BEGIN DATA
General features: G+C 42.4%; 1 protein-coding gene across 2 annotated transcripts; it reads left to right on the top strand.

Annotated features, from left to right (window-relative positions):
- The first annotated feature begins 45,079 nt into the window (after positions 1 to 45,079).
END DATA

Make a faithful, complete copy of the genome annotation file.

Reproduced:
General features: G+C 42.4%; 1 protein-coding gene across 2 annotated transcripts; it reads left to right on the top strand.

Annotated features, from left to right (window-relative positions):
- The first annotated feature begins 45,079 nt into the window (after positions 1 to 45,079).